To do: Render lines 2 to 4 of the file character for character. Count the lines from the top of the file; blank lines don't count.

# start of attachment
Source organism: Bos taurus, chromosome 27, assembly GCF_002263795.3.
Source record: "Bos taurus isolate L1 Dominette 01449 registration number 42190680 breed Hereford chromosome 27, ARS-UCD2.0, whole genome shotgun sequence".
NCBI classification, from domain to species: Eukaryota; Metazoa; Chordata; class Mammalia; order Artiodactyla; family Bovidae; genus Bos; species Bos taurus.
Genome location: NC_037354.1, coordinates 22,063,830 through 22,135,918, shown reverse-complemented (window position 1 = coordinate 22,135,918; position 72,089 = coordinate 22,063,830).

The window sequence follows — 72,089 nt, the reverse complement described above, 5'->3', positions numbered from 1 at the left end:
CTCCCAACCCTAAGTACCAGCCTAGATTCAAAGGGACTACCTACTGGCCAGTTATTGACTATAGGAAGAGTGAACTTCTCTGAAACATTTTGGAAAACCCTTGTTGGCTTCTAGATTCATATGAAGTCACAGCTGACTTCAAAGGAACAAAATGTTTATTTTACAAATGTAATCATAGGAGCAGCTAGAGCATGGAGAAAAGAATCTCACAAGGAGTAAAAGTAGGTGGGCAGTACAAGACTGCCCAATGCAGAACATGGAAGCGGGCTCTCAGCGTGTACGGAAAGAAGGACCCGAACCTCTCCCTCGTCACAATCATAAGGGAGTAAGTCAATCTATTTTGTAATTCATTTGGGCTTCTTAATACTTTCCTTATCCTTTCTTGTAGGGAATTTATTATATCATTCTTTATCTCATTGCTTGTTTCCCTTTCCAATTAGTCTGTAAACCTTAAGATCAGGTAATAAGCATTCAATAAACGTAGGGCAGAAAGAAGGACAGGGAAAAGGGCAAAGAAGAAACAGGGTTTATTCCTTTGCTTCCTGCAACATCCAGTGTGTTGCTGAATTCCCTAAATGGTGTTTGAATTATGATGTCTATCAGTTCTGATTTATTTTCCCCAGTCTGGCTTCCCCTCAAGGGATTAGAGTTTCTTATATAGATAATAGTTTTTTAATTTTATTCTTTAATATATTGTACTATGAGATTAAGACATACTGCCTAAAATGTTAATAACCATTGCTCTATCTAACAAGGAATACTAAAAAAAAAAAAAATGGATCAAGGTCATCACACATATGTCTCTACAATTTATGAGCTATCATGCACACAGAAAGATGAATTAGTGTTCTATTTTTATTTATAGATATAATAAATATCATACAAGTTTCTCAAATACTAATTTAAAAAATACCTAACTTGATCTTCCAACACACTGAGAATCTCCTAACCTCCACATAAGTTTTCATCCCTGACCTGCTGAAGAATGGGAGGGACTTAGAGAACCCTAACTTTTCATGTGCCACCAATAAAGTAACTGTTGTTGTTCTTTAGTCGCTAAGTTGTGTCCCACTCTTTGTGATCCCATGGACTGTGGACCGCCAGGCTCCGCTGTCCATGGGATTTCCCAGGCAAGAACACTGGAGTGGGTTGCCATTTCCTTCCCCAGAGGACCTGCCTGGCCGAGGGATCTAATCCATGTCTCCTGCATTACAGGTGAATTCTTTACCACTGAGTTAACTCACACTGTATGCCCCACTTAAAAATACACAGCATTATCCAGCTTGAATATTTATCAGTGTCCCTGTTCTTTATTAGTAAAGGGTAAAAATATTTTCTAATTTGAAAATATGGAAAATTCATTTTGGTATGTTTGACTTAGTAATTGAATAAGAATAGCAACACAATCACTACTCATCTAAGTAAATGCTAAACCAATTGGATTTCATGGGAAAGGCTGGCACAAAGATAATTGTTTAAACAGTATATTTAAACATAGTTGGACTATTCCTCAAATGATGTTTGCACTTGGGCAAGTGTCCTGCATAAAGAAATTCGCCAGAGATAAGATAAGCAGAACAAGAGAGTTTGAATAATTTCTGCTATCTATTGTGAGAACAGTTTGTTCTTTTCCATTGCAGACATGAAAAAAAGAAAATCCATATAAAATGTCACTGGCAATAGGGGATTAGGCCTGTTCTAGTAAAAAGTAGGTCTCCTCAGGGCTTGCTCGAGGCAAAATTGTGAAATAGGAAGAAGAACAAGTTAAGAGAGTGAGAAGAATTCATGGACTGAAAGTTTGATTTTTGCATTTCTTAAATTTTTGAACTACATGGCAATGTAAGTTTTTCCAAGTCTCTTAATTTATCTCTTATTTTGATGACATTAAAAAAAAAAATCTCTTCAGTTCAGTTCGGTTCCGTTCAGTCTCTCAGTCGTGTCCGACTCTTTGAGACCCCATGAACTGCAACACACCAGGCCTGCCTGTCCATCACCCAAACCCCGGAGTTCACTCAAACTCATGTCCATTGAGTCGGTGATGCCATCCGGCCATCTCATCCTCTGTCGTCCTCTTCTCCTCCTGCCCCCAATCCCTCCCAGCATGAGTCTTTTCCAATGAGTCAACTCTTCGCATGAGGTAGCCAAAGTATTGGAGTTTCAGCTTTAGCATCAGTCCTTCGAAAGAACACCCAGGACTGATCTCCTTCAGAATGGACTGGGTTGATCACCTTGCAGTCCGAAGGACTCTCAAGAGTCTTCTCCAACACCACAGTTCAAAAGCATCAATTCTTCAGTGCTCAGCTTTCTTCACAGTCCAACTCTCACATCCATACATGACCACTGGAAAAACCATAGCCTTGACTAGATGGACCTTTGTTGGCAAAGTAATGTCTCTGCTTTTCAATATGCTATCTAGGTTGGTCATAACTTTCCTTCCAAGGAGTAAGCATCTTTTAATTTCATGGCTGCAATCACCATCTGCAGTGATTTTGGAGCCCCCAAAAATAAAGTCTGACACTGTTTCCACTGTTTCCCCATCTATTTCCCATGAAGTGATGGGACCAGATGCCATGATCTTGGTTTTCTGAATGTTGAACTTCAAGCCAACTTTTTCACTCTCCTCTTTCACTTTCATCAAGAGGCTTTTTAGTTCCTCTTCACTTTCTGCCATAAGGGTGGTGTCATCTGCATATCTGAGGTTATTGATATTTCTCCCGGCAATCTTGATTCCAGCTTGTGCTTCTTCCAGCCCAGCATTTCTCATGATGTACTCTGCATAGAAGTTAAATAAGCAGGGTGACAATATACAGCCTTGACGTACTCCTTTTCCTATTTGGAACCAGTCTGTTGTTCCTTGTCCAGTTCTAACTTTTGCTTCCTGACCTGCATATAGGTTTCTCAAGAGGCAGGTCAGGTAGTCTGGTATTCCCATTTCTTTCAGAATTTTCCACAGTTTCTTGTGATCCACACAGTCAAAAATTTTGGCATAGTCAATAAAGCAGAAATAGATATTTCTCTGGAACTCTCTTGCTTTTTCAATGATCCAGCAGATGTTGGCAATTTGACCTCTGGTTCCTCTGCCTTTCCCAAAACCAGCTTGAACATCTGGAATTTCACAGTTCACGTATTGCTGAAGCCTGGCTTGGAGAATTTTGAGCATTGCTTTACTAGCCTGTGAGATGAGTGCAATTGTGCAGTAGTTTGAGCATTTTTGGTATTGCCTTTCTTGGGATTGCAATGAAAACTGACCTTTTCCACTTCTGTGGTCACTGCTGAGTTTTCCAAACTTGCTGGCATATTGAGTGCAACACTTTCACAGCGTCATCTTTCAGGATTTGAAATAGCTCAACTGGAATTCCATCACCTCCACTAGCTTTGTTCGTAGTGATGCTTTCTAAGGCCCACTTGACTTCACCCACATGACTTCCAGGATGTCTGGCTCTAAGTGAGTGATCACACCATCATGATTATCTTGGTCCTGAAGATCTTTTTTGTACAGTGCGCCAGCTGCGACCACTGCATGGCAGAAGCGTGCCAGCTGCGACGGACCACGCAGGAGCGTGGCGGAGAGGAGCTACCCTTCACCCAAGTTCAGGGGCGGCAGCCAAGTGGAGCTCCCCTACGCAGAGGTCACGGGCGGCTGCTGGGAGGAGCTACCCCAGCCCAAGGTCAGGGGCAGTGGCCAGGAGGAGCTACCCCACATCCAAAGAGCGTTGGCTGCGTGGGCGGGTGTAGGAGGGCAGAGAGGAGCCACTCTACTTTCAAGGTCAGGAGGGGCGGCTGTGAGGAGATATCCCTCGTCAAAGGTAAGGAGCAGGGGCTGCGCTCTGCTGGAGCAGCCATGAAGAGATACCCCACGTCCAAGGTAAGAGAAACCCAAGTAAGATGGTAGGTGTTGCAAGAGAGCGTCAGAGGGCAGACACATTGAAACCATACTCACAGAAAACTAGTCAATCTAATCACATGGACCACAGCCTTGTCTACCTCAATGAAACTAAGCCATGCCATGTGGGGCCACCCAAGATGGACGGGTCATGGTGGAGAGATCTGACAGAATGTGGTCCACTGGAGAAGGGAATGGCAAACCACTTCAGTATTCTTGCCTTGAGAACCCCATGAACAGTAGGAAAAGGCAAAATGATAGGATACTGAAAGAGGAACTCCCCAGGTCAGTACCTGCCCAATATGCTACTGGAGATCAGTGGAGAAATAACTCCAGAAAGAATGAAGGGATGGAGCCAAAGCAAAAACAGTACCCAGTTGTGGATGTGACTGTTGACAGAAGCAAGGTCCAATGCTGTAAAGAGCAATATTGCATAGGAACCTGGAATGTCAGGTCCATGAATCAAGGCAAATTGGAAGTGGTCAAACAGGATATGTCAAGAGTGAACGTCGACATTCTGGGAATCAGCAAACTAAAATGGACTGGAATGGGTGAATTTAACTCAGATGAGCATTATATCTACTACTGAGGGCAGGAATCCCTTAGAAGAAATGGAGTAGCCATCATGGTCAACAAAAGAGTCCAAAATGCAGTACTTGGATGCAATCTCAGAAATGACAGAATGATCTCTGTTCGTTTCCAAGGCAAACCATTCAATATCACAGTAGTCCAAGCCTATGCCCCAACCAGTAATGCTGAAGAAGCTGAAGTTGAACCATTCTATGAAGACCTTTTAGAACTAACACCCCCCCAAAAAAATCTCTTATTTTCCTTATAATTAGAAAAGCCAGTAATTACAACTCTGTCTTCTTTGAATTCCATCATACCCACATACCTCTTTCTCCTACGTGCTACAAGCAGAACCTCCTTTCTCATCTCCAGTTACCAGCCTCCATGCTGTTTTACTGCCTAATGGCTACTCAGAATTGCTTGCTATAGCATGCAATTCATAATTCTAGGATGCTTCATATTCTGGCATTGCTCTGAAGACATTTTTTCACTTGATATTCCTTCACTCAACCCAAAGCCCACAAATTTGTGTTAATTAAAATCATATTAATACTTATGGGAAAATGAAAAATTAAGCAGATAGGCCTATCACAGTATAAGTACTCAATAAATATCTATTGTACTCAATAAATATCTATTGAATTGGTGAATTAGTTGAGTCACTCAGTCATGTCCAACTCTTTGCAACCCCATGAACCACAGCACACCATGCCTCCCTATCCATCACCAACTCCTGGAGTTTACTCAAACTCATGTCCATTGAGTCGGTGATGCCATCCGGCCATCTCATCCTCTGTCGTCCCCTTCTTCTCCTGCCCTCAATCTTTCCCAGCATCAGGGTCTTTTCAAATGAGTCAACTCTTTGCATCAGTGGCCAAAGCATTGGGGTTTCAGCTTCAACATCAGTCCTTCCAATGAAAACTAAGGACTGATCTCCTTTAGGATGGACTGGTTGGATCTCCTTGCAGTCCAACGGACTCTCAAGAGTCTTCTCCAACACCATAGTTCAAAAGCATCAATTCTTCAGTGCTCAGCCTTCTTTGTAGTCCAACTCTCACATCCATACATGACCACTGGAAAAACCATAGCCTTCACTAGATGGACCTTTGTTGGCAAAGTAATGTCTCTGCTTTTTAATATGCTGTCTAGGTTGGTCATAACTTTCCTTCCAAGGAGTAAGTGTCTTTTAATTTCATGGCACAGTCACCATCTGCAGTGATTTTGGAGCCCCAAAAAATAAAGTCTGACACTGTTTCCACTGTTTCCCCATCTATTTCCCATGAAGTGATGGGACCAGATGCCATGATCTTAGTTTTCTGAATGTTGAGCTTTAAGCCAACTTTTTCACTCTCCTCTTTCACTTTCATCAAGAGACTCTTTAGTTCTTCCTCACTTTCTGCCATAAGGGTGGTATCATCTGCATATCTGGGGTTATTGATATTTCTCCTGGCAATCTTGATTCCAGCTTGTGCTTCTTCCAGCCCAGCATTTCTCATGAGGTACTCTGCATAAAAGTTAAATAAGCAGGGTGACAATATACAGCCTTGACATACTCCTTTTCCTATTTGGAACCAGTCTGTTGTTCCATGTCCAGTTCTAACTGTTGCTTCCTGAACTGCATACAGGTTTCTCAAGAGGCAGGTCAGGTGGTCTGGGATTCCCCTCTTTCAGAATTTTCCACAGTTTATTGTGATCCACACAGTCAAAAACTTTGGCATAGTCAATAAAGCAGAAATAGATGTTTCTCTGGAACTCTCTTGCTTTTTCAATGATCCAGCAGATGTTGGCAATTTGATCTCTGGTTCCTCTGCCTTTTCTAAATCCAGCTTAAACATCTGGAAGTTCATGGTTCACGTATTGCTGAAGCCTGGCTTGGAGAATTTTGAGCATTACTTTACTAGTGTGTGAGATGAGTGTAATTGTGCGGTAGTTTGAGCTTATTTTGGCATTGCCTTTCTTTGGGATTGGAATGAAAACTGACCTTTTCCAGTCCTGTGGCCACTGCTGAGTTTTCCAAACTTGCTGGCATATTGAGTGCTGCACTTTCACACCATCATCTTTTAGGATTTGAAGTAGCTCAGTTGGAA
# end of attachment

Source record: "Bos taurus isolate L1 Dominette 01449 registration number 42190680 breed Hereford chromosome 27, ARS-UCD2.0, whole genome shotgun sequence".
NCBI classification, from domain to species: Eukaryota; Metazoa; Chordata; class Mammalia; order Artiodactyla; family Bovidae; genus Bos; species Bos taurus.
Genome location: NC_037354.1, coordinates 22,063,830 through 22,135,918, shown reverse-complemented (window position 1 = coordinate 22,135,918; position 72,089 = coordinate 22,063,830).